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Sarah Louise - Deeper Woods Feel Music Album Reviews

Sarah Louise - Deeper Woods Feel Music Album Reviews

On her third solo album, North Carolina guitarist Sarah Louise Henson steps beyond her vivid acoustic work and into a realm of glowing studio experimentation and layered vocals.

Deeper Woods, the third solo album by North Carolina-based guitarist Sarah Louise Henson, picks up where her previous work left off and lingers there for all of 60 seconds. Opening track “Bowman’s Root” begins with the intricate, fingerpicked 12-string acoustic that fills the two previous full-lengths she released as Sarah Louise and the high, clear singing that marked last year’s self-titled debut of House and Land, her duo with multi-instrumentalist Sally Anne Morgan. But, as the first minute of the song winds up, Henson begins harmonizing with herself, and an alto recorder traces out hidden threads. Soon, feedback and drums float up, and the harmonies rise even higher, as if sung from a cloud.

Sarah Louise hasn’t gone electric on Deeper Woods—though there are both drums and electric guitar on the album—so much as broadened her ambitions. A gifted and expressive solo guitarist, her instrumental work (like that of other great guitar soloists) has always relied on a keen sleight-of-ear vocabulary: She has the ability to conjure worlds between notes. Her instrumental 12-string guitar album for Vin Du Select Qualitite, 2016’s VDSQ Solo Acoustic Vol. 12, conjured jeweled landscapes that unfolded in constantly renewing wonder.

A bold step forward for Henson, these new compositions underscore both the uniqueness and the expansiveness of her musical voice. Some solo guitarists (like Steve Gunn) have transformed into the centers of high-energy rock bands and others (like Ryley Walker) have assembled groups to follow their jazz-prog muses, but Henson’s new album holds on to the hushed glow of the previous Sarah Louise releases, a sense of nighttime quiet far from the city lights.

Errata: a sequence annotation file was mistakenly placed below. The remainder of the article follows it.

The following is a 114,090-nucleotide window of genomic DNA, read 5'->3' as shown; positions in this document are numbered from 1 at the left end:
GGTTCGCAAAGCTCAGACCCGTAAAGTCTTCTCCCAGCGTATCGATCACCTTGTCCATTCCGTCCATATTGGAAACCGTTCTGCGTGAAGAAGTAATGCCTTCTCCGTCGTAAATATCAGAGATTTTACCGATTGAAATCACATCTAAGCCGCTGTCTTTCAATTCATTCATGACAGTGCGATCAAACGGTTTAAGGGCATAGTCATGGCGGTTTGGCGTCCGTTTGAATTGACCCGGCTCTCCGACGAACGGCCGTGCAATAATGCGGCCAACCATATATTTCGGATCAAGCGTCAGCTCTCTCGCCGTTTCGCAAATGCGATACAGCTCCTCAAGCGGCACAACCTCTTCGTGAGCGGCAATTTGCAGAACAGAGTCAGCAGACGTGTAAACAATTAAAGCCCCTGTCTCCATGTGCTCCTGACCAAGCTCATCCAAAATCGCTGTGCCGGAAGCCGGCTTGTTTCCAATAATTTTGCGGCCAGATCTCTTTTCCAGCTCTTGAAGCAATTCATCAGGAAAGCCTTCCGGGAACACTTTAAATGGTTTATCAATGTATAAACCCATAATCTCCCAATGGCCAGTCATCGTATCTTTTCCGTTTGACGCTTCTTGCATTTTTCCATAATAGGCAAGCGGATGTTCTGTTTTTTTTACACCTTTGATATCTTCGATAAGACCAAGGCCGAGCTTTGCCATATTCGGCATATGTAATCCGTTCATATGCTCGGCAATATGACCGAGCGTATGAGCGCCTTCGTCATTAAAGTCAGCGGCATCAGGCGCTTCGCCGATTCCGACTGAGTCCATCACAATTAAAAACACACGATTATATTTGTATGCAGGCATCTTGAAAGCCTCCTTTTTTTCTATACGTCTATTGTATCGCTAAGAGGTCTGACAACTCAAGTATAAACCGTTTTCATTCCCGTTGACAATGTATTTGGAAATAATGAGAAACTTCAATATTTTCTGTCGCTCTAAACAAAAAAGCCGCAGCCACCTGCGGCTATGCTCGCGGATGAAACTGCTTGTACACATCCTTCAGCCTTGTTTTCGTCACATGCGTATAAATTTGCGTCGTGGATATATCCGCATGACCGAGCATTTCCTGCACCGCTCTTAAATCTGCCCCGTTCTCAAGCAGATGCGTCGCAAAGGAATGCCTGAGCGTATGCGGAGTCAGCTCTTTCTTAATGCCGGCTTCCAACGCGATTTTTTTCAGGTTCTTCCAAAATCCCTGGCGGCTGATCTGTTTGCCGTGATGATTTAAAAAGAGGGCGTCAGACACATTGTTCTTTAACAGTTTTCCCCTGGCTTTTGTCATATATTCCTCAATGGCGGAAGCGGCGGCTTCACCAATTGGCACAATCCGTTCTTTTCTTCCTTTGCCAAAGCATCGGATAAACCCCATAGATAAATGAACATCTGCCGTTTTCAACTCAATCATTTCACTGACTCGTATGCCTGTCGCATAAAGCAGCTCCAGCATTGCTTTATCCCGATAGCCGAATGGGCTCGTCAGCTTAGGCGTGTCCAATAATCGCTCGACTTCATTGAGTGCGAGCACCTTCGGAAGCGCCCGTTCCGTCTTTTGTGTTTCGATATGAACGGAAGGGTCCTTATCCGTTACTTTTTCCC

While traditional folk harmonies sometimes appear in the overtones, the album is filled with thoroughly modern surprises. The rural kosmische-pop track “When Winter Turns” features a hypnotic rhythm section and Henson’s own Crazy Horse-style electric six-string guitar jags. The closer, “Fire Pink and Milkweed,” is entirely a cappella, a vivid sound poem made of layered voices. In a previous critical epoch, Deeper Woods might have been called “freak-folk,” but to use any derivative of “freaky” to describe it is to ignore its careful construction.

Nearly every song enchants. Linked by images of natural forces and the swarming growth of a living Earth, the album luxuriates in organic sounds that complement Henson’s words. Only the electric-piano-and-synth-driven “The Field That Touches My House and Yours” feels out of place, as though the sky has turned some unsettling color and the laws of physics have shifted. Everywhere else, the music is unified, as if the pieces were grown in the same flower bed, from seeds of unknown plants, each one blooming in a different shape. No matter what Henson adds, her guitar remains at the deepest center of the songs.

“Pipevine Swallowtails” offers the album’s most intricate flowering. Sally Anne Morgan’s fiddle and the warm, vibraphone-like tones of an electric piano wrap around the hypnotic acoustic guitar melody as Henson’s voice stacks itself and jumps octaves. Nothing on Deeper Woods is predictable; Henson creates no musical formulas to follow, choosing instead to follow a vaguely defined path that might not be a path at all. Overflowing with first-person narrative and ecological parable—and often without obvious choruses—the lyrics feel well-tilled, too, borne by music beguiling enough to listen to until the words take root.

If the record exchanges the uncompromising, diamond-sharp eloquence of VDSQ Solo Acoustic Vol. 12 for a more complex and sometimes imperfect vision, it also enhances the singularity of Henson’s previous work, marking Sarah Louise as a musician who’s bound to keep moving. Deeper Woods is a new place she has found. “There I sat in wonder/There I sat listening,” she sings on “Bowman’s Root”—and, while those lyrics are certainly an invitation for the listener to do the same, it’s also easy to see why they’re in the past tense. The deeper woods are right here waiting, but Sarah Louise might already be gone.


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